Boston Bomber was on welfare for years prior to attack
Marathon bombings mastermind Tamerlan Tsarnaev was living on taxpayer-funded state welfare benefits even as he was delving deep into the world of radical anti-American Islamism, the Herald has learned.
State officials confirmed last night that Tsarnaev, slain in a raging gun battle with police last Friday, was receiving benefits along with his wife, Katherine Russell Tsarnaev, and their 3-year-old daughter. The state's Executive Office of Health and Human Services said those benefits ended in 2012 when the couple stopped meeting income eligibility limits. Russell Tsarnaev's attorney has claimed Katherine - who had converted to Islam - was working up to 80 hours a week as a home health aide while Tsarnaev stayed at home.
In addition, both of Tsarnaev's parents received benefits, and accused brother bombers Dzhokhar and Tamerlan were recipients through their parents when they were younger, according to the state.
The news raises questions over whether Tsarnaev financed his radicalization on taxpayer money.
Relatives and news reports have indicated that Tamerlan Tsarnaev's descent into extremist Islam began around 2008 or 2009, when the ethnic Chechen met a convert identified only as "Misha," began to become more devout, and sought out jihadist and conspiracy theorist websites, and the rabidly anti-Semitic propaganda tract, "The Protocols of the Elders of Zion."
In 2009, he was quoted in a photo essay as saying, "I don't have a single American friend, I don't understand them," adding that he believed Americans had lost their "values."
His uncle Ruslan Tsarnaev said it was around that time his nephew gave up drinking and was devoting himself to "God's business," while Tamerlan's mother, now wearing a hijab - an Islamic headscarf - began relating conspiracy theories about the Sept. 11, 2001, terror attacks to her cosmetology clients that she said her son had told her.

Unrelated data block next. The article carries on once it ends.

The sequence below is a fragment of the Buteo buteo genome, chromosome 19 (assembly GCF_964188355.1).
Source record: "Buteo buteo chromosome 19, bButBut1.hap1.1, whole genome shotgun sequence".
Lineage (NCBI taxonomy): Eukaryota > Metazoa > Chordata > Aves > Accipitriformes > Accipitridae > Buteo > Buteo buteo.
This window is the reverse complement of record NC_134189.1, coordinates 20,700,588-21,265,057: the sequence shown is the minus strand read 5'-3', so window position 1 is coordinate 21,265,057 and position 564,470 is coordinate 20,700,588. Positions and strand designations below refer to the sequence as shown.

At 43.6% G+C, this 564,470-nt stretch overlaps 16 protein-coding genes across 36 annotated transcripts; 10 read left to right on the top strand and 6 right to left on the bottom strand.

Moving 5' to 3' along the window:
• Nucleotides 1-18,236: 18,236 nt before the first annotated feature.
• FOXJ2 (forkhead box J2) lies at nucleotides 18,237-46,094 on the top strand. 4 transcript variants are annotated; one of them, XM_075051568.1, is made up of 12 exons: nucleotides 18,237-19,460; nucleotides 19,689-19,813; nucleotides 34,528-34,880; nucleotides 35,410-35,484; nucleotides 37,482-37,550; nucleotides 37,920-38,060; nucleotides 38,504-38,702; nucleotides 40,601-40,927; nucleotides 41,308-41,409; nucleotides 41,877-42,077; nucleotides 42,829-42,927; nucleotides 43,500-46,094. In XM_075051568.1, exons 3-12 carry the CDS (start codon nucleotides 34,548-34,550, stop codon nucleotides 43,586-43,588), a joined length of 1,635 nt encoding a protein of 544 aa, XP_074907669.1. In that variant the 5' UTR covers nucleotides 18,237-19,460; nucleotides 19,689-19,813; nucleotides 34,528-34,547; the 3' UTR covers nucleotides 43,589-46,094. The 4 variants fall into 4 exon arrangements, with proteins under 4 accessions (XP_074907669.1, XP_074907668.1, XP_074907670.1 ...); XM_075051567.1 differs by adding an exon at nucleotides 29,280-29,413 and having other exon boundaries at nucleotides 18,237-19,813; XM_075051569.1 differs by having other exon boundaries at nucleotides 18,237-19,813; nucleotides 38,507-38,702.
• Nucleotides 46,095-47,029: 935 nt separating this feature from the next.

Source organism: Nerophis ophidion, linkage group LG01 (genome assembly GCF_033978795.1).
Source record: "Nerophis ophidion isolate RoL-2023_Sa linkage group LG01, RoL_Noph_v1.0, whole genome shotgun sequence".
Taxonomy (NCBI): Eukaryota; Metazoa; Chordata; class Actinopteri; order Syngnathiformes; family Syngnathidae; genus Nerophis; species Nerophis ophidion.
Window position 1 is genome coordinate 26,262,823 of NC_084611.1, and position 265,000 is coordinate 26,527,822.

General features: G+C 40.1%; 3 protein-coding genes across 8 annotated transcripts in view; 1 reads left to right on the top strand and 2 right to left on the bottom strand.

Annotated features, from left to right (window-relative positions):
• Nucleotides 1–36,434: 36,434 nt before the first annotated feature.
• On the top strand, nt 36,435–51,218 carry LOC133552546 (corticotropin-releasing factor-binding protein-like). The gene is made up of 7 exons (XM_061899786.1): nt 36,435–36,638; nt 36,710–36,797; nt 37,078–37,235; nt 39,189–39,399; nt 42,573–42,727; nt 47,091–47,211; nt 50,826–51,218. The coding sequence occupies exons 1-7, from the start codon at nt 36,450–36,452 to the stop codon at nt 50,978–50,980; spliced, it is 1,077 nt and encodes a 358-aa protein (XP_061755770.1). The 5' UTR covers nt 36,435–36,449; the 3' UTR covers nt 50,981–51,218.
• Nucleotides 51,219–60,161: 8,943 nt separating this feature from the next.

In early 2011, Tamerlan Tsarnaev first came to the attention of the FBI when the Russian FSB intelligence service contacted the U.S. agency to warn that he was suspected of being a dangerous radical and sought information.
"The request stated that it was based on information that he had changed drastically since 2010 as he prepared to leave the United States for travel to the country's region to join unspecified underground groups." The FBI reported finding no "terrorism activity."
In mid-2011, he was being monitored by the FSB, apparently prompting the FBI contact, ahead of his six-month trip home to Dagestan in 2012, where Time magazine reported he is believed to have attended a notorious radical mosque.
The state did not say when the Tsarnaevs began receiving benefits. But Health and Human Services spokesman Alec Loftus said the Tsarnaevs "were not receiving transitional assistance benefits at the time of the incident," a reference to the marathon bombing that killed three and injured 260.
Loftus declined to specify what kinds of benefits and the amount of benefits the family received.
Their taxpayer-funded status came to light last night after repeated calls and emails to welfare officials from the Herald. They refused to comment throughout the day, but pressure mounted last night when the Herald started asking lawmakers whether the Department of Transitional Assistance should release the information.